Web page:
For communications vendors—including companies like Cisco, Motorola, AT&T, and Akamai—the opportunity is to smarten their pipes. This entails a migration of value creation into the network, achieved by computing more and more on the data it carries while it is carrying it. All forms of behavioral targeting, real-time transaction resolutions, and the like call out for this shift.
For computing vendors—including IBM, HP, Dell, EMC, Oracle, and SAP—the opportunity is in the opposite direction: to reframe their offers to accentuate their role in a communications system. This means redesigning the PC, its peripherals, the database, the applications, the storage architecture, the middleware stack, and a portion of the server base to shift from automating transactions to feed systems of record (people in service to computers) to enabling interactions to drive relationships of value (computers in service to people). Think of the PC as a much better cell phone, the application as an adjunct to a real-time interaction, the googlization of data access, and the like.
The shift from computing to communications also has profound implications for the redistribution of power. As the Internet continues to work its transformation of the globe, the single most powerful force it is unleashing is memes, that class of ideas that are uniquely able to capture people’s imaginations and shape their behavior. Some of these memes are inspiring and uplifting (think spirtuality and altruism), some are crass and banal (advertizing and, yes, much blogging), and others are dark and pernicious (sexual exploitation and suicide bombing). All are vying for a commitment from each of us, and when we give that commitment, we give it for free and put all our life energy behind it. That is what makes memes so powerful.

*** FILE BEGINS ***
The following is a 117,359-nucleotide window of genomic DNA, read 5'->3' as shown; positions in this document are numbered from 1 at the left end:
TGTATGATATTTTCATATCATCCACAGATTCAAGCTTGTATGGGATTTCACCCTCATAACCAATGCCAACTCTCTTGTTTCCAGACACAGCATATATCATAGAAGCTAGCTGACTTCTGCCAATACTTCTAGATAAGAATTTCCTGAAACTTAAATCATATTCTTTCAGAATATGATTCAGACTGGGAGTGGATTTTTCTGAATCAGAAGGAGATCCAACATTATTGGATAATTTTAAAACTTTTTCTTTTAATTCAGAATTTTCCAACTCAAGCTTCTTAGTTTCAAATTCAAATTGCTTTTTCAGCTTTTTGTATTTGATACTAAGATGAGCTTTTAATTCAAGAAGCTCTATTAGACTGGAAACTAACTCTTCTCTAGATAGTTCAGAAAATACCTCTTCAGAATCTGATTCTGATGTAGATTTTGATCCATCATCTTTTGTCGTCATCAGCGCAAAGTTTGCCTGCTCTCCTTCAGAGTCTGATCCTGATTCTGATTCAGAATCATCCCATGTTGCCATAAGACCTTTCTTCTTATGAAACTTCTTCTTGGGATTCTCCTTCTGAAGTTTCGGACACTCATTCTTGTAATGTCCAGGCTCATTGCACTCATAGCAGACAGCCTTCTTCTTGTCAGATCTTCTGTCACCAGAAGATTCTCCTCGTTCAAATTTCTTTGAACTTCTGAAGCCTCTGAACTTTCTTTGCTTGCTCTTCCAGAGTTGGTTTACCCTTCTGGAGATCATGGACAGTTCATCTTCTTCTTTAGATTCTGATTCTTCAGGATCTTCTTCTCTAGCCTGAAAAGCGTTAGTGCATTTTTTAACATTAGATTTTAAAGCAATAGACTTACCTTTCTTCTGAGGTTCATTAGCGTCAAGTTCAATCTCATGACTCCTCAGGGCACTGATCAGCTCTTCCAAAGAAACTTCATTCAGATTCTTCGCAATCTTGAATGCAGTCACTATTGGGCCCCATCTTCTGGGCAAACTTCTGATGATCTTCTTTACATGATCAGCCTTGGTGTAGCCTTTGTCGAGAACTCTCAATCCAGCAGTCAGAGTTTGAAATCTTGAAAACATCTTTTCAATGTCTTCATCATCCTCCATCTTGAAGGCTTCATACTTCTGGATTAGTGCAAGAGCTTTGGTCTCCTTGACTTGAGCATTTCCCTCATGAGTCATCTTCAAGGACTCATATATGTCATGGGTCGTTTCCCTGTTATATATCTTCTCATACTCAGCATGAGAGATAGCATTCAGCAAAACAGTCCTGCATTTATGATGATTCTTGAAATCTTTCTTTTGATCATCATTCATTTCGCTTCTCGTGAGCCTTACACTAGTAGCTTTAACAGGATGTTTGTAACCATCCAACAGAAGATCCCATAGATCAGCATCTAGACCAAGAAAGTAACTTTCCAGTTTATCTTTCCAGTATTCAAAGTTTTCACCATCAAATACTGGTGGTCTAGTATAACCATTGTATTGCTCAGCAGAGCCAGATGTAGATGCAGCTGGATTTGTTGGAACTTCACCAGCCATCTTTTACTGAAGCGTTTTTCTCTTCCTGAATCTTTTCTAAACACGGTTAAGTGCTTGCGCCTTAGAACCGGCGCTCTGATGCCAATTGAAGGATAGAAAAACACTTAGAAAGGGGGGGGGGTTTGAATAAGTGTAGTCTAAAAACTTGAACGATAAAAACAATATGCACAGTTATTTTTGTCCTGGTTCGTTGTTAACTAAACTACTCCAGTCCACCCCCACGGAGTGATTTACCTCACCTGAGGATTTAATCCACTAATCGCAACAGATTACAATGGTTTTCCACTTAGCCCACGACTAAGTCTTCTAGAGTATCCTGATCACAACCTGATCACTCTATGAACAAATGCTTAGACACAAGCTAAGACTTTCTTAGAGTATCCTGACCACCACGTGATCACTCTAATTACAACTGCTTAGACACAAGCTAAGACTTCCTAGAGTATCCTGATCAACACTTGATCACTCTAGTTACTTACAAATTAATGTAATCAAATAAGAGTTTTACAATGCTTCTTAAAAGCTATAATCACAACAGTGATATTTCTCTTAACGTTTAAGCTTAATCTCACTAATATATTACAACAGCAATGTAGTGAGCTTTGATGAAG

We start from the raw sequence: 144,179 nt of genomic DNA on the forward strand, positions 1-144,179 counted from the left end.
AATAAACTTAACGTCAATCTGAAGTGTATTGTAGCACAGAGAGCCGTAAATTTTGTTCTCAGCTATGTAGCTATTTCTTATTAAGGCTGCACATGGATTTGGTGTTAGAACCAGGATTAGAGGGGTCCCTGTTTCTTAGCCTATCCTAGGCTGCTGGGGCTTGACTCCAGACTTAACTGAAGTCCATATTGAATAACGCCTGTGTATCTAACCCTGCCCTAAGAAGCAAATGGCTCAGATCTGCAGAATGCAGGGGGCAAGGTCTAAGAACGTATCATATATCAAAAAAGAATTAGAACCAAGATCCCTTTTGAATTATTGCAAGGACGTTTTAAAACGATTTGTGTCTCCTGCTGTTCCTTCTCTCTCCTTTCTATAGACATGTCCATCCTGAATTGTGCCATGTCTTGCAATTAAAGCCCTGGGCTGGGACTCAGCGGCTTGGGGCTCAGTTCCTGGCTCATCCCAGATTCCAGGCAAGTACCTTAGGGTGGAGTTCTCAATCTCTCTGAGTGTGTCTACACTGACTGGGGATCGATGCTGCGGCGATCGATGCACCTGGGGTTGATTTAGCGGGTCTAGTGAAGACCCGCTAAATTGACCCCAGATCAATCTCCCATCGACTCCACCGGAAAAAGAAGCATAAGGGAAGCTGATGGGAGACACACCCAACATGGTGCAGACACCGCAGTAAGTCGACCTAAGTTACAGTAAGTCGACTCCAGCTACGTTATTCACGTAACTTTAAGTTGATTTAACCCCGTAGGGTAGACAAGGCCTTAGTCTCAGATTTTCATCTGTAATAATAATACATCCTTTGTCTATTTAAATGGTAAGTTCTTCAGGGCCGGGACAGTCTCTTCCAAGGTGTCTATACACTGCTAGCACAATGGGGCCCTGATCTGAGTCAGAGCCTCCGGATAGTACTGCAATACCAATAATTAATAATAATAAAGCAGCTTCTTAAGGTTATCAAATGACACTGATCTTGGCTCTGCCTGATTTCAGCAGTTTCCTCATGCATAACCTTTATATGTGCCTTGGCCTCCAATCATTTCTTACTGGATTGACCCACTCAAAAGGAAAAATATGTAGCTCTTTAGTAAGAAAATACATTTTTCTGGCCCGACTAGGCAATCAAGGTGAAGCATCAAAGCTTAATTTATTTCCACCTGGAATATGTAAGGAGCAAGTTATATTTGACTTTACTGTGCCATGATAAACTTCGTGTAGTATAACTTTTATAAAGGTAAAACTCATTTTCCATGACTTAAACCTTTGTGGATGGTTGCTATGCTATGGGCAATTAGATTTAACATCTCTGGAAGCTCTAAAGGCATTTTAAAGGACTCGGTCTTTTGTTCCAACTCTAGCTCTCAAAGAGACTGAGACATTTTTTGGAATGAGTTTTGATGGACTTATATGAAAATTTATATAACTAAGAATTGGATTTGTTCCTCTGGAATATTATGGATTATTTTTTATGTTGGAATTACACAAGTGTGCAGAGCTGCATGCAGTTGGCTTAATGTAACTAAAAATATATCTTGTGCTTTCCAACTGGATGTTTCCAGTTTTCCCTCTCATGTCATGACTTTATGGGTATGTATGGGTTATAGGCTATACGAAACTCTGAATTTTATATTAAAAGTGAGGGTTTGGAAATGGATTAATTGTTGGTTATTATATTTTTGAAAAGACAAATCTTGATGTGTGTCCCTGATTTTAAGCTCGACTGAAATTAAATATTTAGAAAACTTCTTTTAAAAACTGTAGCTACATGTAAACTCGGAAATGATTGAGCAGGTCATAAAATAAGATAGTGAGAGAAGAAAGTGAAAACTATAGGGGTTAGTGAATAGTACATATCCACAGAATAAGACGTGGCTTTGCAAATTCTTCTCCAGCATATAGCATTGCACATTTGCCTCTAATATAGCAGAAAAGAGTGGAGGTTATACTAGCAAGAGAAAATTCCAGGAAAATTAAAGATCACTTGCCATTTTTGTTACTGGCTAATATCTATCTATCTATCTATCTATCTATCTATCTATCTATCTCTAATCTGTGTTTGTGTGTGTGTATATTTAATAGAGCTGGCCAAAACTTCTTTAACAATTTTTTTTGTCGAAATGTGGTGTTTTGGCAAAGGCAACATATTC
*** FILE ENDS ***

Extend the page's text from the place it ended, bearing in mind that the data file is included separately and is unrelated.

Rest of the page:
The ability both to create and promulgate such memes and to recognize when a meme is acting upon you or one of your constituents is core to being effective in this new reality. A connected world places an enormous premium on people who are fluent in communications: expressing ideas, positioning offers, inferring power relationships, decoding nuances, deflecting the manipulations of others. We are witnessing the rise of the articulate and the marginalization of the inarticulate, whether in our political and business leaders or in our leading brands and most favored Internet sites.
In sume, if the past few decades were heralded as the revenge of the nerds, the next few will be the revenge of the liberal arts graduates.
There are few things more seductive to a tech-sector management team than the thought of becoming the next industry-enabling platform. Virtually every major corporation has a platform strategy, not to mention an equally elaborate set of plans to prevent any other vendor from achieving platform status. All in all it makes for complicated navigation, both outside and inside the enterprise.
To clarify matters, understand that platform innovation takes on very different properties depending on which of the following three goals you have in mind:
1. Productivity. This is the most basic domain of platform innovation—platforming your own product line. Companies which have grown through acquisition or through independent business units operating in silos discover, upon reaching market maturity, they have massive duplication of efforts because they are supporting a wide array of product platforms. To address this issue they undertake an architecture rationalization effort to migrate toward a common platform. The goal is to improve their internal productivity and eventually reduce cycle time and time to market.
2. Whole Product. This is an intermediate domain for platform innovation, where the goal is to build out an ecosystem of partners who will add their efforts to yours to flesh out solutions for target markets. Hardware vendors seek out system software vendors to this end, system software vendors seek out ISVs, ISVs seek out systems integrators and VARs. The typical focus of these efforts is on recruiting a large number of partners, which is almost never a good idea. Rather the focus should be on quality not quantity, making sure you actually make an market for the best type of partner, and providing tools and support to enable them to use your platform productively.